Arius In existographies, Arius (256-336) (Cattell 1000:237) was a Roman theologian or "Egyptian priest" (Pherson, 1896), who held shocking opinions about the “trinity”, being that there was a time when “god the father” existed before “god the son”, or something to this effect, and as a warning to sinners, his bowels were gushed out. [1]

Quotes | On
The following are quotes on Arius:

“Several of the ancient religions believed in a trinity. India’s was composed of three gods, the Creator [Brahma], the Preserver [Vishnu], the Destroyer [Shiva]. Egypt's trinity was composed of Osiris, Isis and Horus. Isis without the touch of man [see: virgin birth] brought forth Horus, and then married Osiris. The three were one god, and in connection with eight others composed an ennead or assemblage of nine, into many of which assemblages the Egyptians had to distribute their too numerous deities. Alexandria, the capital of Egypt, was a city founded by Alexander the Great in the year BC 322; it became at one time a vast school of religion and philosophy, but its population was addicted to piracy in the century before Christ, and their ships dominated the Mediterranean till the Romans destroyed them and captured their city. The idea of making Jesus and the Holy Ghost gods seems to have originated in Egypt. Says Milman (1840): "The Arians and Athanasians first divided the world on a pure question of faith." These parties took their names from Arius and Athanasius (Ѻ), two Egyptian priests. Athanasius was an Alexandrian and the leader of the trinitarians; Arius would not accept the views of Athanasius, and the controversy reached a stage which seemed to threaten bloodshed.”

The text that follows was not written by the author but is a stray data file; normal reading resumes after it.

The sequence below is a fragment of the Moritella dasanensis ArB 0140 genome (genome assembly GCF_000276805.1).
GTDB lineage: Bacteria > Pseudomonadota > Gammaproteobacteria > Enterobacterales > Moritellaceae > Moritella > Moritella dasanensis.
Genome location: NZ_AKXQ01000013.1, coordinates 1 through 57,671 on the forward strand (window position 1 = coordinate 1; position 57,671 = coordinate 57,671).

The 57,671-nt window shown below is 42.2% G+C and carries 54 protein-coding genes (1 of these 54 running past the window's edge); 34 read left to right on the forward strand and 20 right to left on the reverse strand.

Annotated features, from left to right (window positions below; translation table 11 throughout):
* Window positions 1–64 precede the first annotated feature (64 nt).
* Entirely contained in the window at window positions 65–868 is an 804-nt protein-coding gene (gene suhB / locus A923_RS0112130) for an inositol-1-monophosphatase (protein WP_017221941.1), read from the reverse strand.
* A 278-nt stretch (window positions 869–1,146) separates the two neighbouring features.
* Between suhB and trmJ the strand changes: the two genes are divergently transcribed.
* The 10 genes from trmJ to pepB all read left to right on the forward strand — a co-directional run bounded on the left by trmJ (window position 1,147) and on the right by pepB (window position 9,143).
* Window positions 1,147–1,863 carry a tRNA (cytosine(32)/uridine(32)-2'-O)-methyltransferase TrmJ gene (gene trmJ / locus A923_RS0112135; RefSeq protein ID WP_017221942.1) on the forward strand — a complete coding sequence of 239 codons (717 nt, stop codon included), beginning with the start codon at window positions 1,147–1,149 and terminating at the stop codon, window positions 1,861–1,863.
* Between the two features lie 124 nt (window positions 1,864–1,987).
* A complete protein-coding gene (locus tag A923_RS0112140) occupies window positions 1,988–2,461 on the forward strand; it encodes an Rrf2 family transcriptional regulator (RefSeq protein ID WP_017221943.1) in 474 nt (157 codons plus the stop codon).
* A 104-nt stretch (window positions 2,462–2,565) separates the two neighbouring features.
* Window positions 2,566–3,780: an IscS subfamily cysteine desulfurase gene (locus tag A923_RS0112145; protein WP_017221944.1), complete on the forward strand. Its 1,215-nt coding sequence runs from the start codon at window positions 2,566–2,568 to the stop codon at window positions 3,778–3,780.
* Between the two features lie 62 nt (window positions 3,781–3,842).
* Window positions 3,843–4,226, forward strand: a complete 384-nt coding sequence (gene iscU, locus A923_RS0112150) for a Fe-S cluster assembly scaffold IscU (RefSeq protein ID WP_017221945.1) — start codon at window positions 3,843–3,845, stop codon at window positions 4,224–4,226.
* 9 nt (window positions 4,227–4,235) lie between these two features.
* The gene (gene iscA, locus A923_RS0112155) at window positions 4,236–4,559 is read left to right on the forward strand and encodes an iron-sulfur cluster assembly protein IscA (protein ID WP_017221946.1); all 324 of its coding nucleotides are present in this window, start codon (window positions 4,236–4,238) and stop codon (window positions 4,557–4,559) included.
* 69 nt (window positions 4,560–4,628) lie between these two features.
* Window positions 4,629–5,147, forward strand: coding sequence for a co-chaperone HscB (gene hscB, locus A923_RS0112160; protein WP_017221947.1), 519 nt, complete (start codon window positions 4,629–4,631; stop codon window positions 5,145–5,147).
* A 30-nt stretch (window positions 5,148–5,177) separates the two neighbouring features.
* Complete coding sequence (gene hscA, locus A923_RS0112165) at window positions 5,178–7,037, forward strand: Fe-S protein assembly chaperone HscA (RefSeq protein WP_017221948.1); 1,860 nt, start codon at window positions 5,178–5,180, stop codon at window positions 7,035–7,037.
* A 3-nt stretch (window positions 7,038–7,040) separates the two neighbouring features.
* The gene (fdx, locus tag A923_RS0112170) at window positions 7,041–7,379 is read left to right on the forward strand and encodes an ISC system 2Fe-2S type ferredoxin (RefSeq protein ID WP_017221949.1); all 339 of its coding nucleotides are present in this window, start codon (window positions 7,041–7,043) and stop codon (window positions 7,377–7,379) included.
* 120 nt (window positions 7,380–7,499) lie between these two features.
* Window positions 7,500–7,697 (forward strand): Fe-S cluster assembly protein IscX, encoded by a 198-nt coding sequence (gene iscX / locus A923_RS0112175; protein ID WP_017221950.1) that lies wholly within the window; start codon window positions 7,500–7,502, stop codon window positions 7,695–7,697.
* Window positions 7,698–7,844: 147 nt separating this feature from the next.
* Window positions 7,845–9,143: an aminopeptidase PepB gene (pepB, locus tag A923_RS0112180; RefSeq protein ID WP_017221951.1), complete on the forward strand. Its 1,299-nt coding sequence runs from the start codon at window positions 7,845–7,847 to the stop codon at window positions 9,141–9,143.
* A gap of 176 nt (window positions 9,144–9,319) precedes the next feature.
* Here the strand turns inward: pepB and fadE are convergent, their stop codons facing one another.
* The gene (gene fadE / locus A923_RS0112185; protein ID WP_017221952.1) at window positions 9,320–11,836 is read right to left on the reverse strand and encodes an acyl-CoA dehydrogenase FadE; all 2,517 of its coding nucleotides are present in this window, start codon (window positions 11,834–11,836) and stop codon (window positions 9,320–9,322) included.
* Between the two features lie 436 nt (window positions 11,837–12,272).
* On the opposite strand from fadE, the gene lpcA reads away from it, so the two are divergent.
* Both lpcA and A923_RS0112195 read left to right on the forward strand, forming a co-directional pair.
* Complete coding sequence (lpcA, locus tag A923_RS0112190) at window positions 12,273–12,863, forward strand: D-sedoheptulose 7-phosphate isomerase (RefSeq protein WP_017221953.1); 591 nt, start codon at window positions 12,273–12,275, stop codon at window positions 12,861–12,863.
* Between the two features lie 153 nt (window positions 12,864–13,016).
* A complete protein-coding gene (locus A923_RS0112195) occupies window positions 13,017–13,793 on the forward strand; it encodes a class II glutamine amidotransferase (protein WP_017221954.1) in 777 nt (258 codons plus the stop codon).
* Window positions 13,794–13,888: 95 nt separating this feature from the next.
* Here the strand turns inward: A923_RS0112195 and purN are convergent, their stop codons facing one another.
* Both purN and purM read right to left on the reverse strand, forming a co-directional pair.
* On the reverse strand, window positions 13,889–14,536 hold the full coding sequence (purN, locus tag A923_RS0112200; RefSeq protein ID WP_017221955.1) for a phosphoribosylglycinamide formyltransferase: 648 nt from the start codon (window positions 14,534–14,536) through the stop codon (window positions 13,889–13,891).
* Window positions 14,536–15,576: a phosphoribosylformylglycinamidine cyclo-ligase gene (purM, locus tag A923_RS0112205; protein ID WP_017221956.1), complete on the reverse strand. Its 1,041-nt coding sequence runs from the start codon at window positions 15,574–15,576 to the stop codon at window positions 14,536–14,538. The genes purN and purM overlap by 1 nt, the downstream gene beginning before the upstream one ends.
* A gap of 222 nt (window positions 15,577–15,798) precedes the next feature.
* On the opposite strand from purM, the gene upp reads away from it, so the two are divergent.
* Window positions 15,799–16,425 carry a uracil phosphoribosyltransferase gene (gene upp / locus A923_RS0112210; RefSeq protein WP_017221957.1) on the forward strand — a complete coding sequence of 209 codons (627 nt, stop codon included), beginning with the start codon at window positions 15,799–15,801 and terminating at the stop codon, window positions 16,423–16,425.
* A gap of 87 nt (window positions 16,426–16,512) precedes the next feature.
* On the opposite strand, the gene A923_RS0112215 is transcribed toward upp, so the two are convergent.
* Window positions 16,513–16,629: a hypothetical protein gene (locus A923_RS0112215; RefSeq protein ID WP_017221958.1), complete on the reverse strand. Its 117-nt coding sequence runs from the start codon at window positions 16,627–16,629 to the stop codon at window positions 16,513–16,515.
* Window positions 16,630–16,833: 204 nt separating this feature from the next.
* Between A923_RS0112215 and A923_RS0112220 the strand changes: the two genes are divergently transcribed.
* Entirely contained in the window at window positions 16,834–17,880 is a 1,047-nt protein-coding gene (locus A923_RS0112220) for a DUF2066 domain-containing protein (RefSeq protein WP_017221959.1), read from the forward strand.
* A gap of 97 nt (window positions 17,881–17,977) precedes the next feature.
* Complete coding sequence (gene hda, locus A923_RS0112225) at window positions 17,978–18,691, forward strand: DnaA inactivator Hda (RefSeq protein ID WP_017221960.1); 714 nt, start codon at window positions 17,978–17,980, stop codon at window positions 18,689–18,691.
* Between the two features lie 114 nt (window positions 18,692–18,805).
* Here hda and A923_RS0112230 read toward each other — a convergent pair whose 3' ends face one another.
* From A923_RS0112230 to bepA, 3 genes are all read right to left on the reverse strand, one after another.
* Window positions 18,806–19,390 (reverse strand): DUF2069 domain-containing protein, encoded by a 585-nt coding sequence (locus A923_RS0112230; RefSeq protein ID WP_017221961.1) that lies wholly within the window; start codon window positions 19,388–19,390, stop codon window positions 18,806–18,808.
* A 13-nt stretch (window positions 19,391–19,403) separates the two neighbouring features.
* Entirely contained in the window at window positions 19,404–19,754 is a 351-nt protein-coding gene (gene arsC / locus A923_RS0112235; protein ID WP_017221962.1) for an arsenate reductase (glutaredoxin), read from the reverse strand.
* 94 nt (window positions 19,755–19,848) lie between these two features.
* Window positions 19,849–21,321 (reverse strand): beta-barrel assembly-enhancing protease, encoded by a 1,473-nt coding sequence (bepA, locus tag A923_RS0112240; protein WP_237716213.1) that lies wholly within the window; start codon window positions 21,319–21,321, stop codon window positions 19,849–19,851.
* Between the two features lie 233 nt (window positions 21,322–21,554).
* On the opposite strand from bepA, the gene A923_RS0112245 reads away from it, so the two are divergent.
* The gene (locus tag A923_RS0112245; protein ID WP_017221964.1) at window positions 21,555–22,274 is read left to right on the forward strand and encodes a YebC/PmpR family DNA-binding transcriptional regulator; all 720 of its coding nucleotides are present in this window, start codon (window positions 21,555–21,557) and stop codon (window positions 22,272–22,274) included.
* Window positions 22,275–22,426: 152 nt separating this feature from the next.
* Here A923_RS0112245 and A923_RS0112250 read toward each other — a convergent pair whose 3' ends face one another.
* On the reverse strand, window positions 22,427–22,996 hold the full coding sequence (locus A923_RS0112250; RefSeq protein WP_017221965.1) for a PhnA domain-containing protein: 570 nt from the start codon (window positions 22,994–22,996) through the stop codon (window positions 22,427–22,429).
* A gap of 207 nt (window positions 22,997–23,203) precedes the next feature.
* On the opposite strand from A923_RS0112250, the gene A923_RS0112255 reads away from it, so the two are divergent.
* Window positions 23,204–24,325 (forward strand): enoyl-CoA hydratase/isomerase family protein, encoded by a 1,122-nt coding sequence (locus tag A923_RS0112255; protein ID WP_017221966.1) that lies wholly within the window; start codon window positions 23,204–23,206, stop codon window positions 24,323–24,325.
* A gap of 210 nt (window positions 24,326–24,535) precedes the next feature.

— John Pherson (1896), “A Chapter in the History of Christian History” [2]

References
1. Russell, Bertrand. (1986). Bertrand Russell on God and Religion (editor: Al Seckel) (Amz) (pg. 258). Prometheus Books.
2. (a) Milman, Henry H. (1840). The History of Christianity. Publisher.
(b) Pherson, John D. (1896). “A Chapter in the History of Christian History” (pg. 745), The Free Thought Magazine, 14:737-.

Further reading
● Rubenstein, Richard E. (2013). When Jesus Became God (Arius, 5+ pgs). HMH.

External links
Arius – Wikipedia.

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